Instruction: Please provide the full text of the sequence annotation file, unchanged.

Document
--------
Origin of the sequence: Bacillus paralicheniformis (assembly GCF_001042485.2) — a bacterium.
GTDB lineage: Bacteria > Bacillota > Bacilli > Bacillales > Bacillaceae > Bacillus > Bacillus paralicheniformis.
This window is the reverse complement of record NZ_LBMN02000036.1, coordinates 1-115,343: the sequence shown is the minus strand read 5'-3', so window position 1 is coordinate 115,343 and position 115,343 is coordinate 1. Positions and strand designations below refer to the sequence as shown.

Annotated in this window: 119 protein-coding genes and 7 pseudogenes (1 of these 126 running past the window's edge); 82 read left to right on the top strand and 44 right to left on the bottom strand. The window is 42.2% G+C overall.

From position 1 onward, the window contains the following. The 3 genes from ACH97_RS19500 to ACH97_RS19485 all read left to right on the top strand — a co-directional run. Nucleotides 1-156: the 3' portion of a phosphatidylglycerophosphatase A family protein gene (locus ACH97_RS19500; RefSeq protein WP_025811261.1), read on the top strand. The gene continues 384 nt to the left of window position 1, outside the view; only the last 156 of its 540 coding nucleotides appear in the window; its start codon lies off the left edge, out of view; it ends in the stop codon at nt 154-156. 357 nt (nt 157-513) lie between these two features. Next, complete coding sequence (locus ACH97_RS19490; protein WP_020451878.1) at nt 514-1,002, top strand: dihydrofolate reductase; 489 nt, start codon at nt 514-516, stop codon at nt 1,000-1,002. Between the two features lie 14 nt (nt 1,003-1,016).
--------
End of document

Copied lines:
Origin of the sequence: Bacillus paralicheniformis (assembly GCF_001042485.2) — a bacterium.
GTDB lineage: Bacteria > Bacillota > Bacilli > Bacillales > Bacillaceae > Bacillus > Bacillus paralicheniformis.
This window is the reverse complement of record NZ_LBMN02000036.1, coordinates 1-115,343: the sequence shown is the minus strand read 5'-3', so window position 1 is coordinate 115,343 and position 115,343 is coordinate 1. Positions and strand designations below refer to the sequence as shown.

Annotated in this window: 119 protein-coding genes and 7 pseudogenes (1 of these 126 running past the window's edge); 82 read left to right on the top strand and 44 right to left on the bottom strand. The window is 42.2% G+C overall.

From position 1 onward, the window contains the following. The 3 genes from ACH97_RS19500 to ACH97_RS19485 all read left to right on the top strand — a co-directional run. Nucleotides 1-156: the 3' portion of a phosphatidylglycerophosphatase A family protein gene (locus ACH97_RS19500; RefSeq protein WP_025811261.1), read on the top strand. The gene continues 384 nt to the left of window position 1, outside the view; only the last 156 of its 540 coding nucleotides appear in the window; its start codon lies off the left edge, out of view; it ends in the stop codon at nt 154-156. 357 nt (nt 157-513) lie between these two features. Next, complete coding sequence (locus ACH97_RS19490; protein WP_020451878.1) at nt 514-1,002, top strand: dihydrofolate reductase; 489 nt, start codon at nt 514-516, stop codon at nt 1,000-1,002. Between the two features lie 14 nt (nt 1,003-1,016).